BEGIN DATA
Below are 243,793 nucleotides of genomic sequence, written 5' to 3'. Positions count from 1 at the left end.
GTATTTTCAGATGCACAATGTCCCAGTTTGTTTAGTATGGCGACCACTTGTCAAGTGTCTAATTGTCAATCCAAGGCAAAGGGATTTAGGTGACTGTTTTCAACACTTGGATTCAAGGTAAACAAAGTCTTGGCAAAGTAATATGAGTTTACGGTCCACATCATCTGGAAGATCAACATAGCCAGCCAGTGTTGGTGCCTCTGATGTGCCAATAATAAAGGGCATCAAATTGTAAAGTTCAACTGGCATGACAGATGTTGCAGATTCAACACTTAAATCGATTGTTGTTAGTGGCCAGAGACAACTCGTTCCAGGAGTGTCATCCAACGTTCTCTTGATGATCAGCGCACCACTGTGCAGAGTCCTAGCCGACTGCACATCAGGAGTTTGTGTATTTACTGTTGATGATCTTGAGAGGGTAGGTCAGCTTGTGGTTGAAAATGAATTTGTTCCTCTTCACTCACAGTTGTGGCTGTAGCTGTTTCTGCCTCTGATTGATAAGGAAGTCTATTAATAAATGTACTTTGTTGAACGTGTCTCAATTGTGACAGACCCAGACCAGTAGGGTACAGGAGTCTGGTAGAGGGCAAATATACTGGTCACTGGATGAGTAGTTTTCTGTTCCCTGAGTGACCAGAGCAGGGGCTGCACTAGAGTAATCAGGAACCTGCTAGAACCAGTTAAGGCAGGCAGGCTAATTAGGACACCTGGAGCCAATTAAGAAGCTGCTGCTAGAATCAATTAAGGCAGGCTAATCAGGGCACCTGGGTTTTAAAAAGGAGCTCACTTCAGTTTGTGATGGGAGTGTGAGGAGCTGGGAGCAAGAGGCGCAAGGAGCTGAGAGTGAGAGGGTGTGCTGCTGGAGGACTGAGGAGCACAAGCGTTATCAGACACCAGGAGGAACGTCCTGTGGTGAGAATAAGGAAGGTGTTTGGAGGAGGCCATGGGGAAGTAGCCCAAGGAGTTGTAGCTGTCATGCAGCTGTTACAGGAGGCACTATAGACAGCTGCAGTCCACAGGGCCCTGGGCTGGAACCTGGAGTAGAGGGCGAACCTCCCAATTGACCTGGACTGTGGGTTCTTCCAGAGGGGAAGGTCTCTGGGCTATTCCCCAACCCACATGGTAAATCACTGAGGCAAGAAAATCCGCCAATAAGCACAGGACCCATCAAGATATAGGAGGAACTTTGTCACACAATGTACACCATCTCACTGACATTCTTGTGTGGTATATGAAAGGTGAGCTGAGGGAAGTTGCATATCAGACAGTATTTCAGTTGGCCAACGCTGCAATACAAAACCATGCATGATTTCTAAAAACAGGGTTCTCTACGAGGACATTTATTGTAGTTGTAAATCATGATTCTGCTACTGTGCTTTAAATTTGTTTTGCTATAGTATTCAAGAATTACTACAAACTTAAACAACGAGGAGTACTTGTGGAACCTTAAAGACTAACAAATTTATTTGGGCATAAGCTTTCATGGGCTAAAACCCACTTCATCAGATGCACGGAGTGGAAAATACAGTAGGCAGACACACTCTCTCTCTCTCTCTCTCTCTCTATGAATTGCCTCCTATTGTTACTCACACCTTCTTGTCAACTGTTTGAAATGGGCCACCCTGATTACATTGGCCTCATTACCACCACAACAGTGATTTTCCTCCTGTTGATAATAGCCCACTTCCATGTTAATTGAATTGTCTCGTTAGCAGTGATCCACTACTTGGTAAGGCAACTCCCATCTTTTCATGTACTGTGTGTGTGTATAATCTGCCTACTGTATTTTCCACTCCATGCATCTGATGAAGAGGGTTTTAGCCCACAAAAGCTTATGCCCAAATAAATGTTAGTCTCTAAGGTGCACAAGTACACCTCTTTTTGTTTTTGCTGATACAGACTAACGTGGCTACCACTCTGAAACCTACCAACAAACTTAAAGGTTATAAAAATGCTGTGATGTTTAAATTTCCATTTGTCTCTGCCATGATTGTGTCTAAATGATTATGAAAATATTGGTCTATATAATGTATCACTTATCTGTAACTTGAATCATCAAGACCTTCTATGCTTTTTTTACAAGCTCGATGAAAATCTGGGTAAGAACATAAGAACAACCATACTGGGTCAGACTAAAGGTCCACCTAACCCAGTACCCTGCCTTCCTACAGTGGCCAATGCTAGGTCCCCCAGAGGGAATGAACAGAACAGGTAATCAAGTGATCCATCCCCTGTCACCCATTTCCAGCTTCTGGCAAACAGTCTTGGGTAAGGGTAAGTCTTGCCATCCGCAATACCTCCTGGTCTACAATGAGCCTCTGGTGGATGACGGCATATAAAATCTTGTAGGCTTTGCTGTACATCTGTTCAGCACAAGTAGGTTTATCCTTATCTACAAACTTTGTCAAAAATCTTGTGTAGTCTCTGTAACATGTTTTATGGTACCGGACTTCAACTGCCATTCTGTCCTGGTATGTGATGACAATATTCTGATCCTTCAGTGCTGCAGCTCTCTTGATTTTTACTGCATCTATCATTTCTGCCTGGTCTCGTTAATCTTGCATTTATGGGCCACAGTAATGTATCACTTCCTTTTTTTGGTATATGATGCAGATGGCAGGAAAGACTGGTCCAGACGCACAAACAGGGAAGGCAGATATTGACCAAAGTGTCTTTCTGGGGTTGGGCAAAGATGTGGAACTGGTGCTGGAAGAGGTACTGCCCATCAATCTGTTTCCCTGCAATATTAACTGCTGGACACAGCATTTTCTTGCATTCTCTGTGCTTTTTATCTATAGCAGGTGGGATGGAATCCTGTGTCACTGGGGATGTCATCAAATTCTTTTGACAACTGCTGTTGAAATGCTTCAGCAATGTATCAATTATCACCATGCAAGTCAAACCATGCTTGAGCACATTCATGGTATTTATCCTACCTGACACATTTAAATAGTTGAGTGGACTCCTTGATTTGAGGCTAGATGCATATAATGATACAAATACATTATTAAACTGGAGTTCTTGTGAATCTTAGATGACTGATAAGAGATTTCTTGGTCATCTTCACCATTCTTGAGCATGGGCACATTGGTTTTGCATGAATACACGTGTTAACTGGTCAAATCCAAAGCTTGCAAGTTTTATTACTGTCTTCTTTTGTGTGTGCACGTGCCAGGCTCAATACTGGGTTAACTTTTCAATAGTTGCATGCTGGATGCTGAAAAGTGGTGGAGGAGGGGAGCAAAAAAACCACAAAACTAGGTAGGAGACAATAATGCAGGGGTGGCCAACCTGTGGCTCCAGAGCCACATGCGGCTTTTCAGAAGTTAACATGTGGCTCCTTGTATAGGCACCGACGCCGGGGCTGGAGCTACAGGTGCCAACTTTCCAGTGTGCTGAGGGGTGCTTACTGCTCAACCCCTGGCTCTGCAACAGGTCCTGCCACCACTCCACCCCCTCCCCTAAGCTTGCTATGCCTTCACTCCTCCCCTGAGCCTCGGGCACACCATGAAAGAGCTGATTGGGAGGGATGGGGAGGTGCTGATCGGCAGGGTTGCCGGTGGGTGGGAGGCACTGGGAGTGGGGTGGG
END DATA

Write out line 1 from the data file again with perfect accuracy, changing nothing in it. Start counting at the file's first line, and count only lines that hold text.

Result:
Below are 243,793 nucleotides of genomic sequence, written 5' to 3'. Positions count from 1 at the left end.